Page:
Cisco and Juniper are stepping up their cloud security rivalry, fleshing out their competing cloud security services with new capabilities, extending from the public cloud to private cloud and on-premises infrastructure.
Cisco Systems Inc. (Nasdaq: CSCO) is introducing two new consumption models for its Cisco Tetration security service: Tetration SaaS delivers cloud-based security for cloud-first and cloud-only organizations, and Tetration-V is a virtual appliance available for deployment on-premises or managed private clouds, the company said in a statement announcing the changes on Tuesday. (See Cisco Tetration Workload Protection Extended with new Options: SaaS and Virtual Appliance.)
Also, Cisco is extending Tetration up the stack to secure cloud workloads; previously it concentrated on delivering network security by analyzing network traffic. Tetration protects on-premises, public and private cloud workloads. (See Cisco Debuts Security for 'Any Data Center & for Any Cloud'.)
Previously, Cisco debuted analytics designed to detect security threats in the growing percentage of network traffic that is encrypted. (See Cisco Plugs Encryption Hole in Network Security)
Tetration was previously available as a virtual appliance for Amazon Web Services Inc. and Microsoft Azure ; what's new is the on-premises virtual appliance and SaaS consumption model. The SaaS is initially available in the US, managed and delivered from Cisco, with no hardware requirement, and "pay as you grow" pricing starting at 100 licenses with one- to three-year subscription offerings, Cisco says.
Cisco sees the SaaS model as particularly appealing to smaller companies, who find it hard to find security pros. "Because of the skills shortage, a lot of customers prefer to go SaaS," Yogesh Kaushik, Cisco senior director for Tetration product management, said in an interview.
The virtual appliance route is appealing to enterprises with tight security and compliance restrictions, particularly big financial services firms with their own "army of security professionals in-house," Kaushik says. European businesses with strict data residency regulations find virtual appliances appealing, but even in Europe companies are starting to look into the SaaS model because Cisco doesn't expose personal identifiable information (PII).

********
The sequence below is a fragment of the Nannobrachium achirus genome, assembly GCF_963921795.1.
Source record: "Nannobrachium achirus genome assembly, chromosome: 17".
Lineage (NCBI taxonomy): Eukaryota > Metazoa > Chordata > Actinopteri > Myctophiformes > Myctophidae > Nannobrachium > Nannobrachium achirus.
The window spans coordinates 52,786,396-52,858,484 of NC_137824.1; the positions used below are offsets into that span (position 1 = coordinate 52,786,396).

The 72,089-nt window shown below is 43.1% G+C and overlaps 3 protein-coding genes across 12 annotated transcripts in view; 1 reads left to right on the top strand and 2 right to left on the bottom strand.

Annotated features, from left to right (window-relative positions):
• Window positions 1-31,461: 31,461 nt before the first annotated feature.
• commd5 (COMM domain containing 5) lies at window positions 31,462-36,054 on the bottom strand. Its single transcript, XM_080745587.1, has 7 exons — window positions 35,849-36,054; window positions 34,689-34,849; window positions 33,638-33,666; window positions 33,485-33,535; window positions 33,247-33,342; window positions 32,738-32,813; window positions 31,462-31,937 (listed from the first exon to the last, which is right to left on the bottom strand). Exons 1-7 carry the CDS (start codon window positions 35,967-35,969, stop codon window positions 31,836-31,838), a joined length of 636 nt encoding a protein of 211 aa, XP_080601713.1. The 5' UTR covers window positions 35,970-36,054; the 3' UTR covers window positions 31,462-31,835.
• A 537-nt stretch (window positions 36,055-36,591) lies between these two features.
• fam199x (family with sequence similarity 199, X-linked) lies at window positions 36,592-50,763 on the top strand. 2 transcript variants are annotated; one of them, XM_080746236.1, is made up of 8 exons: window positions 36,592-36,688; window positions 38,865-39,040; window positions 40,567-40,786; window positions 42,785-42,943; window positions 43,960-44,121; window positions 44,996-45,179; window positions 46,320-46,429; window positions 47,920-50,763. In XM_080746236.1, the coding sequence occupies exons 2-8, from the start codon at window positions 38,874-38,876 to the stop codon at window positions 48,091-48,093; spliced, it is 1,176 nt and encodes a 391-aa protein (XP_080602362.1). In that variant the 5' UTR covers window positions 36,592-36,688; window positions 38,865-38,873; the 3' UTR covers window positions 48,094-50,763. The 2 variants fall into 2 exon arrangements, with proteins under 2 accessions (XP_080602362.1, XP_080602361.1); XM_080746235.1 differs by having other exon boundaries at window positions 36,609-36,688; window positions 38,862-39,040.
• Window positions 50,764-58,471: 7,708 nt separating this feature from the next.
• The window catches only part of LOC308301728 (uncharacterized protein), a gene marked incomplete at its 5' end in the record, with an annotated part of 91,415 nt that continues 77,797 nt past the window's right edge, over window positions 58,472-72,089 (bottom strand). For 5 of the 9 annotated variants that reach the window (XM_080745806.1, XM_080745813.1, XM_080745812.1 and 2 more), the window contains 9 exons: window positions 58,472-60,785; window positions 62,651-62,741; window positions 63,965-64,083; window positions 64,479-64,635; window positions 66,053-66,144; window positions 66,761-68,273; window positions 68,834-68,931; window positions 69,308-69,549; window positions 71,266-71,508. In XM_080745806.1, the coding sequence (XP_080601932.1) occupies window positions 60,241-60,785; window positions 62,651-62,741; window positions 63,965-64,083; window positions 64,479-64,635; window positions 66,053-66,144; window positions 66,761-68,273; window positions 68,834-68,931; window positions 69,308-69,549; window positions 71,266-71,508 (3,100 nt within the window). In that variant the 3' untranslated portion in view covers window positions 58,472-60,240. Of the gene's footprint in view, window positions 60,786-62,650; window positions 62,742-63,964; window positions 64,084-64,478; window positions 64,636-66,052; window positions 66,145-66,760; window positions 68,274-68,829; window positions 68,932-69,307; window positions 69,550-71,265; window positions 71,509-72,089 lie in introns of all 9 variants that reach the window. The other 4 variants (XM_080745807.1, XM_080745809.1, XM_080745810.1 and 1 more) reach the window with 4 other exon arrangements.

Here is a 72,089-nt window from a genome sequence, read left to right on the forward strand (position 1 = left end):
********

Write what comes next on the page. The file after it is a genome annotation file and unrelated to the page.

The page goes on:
Tetration is part of Cisco's portfolio of security products; it provides hardening to protect against attacks before they happen, Kaushik says. Other services and products detect attacks in progress and provide remediation. (See Cisco: Attackers 'Weaponize' Cloud Services)
Earlier this month, Juniper Networks Inc. (NYSE: JNPR) enhanced its security platform designed to protect enterprise networks and cloud workloads in AWS, Azure, Google Cloud and private data centers, the company said in an April 3 announcement. (See Juniper Networks Simplifies Threat Response .)
'The threats just keep coming'
The updates integrate technology Juniper scooped up when it acquired Cyphort. (See Juniper Snapping Up Cyphort for Security.)
"We're addressing the shortage of security personnel," Amy James, Juniper senior director of security product marketing, said in an interview. Cloud operators have too many consoles, alerts and false positives. Enterprises also need faster threat detection.
"Faster detection is king of everything," James says. "The threats just keep coming. The cybercriminals are organized, funded and innovative. They have every advantage in the world, they don't have to play by any rules, they have no compliance requirements, they have no auditing. It's a challenge for our customers to stay ahead of that."
Juniper integrated its SRX Series Next-Generation Firewalls to feed information directly into the Advanced Threat Prevention (ATP) appliance, to provide better information on alerts to enable security pros to prioritize and act on threats faster. Juniper also provides adaptive detection and automated enforcement, and extended cloud workload protection with integration into AWS. For Juniper's Sky AtP service, the company adds data centers in Asia-Pacific and Canada, in addition to existing data centers in the US and Europe.
Juniper and Cisco aren't exactly a David-and-Goliath story, but Cisco certainly outguns the other company. Cisco's annual sales last year were $48 billion, while Juniper's were a more modest $5 billion. Cisco has a broad range of software and services, including networking equipment, security, collaboration and rack-mounted data center servers. Juniper specializes in end-to-end networking and security.
Cisco recently came out of a slump, growing quarterly revenue -- albeit modestly -- for the first time in two years, in the quarter ending January 27. The company is in a long, multi-year transition from selling networking equipment to recurring revenue based on software and services. And security is a significant part of Cisco's growth strategy. (See Cisco Returns to Growth, With Help From Network Automation and Cisco Reports $11.9B 2Q Revenue, Up 3% YoY.)
At Juniper, revenue declined 10.5% to $1.24 billion for the fourth quarter ending December 31, and the company lowered expectations for the first quarter of 2018. (See Investors Jumpy Over Juniper Q1 Outlook.)
Juniper blames changing buying patterns by cloud providers for its declining fortune. But at least one analyst was skeptical, noting that Juniper's competitors (including Cisco!) are weathering that storm more successfully, and that these patterns have been shifting for a while. But security revenue is a bright spot for Juniper, and CEO Rami Rahim says he expects to recover year-over-year revenue growth by the end of the year.(See Is the Cloud Drowning Juniper?.)
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— Mitch Wagner Editor, Enterprise Cloud, Light Reading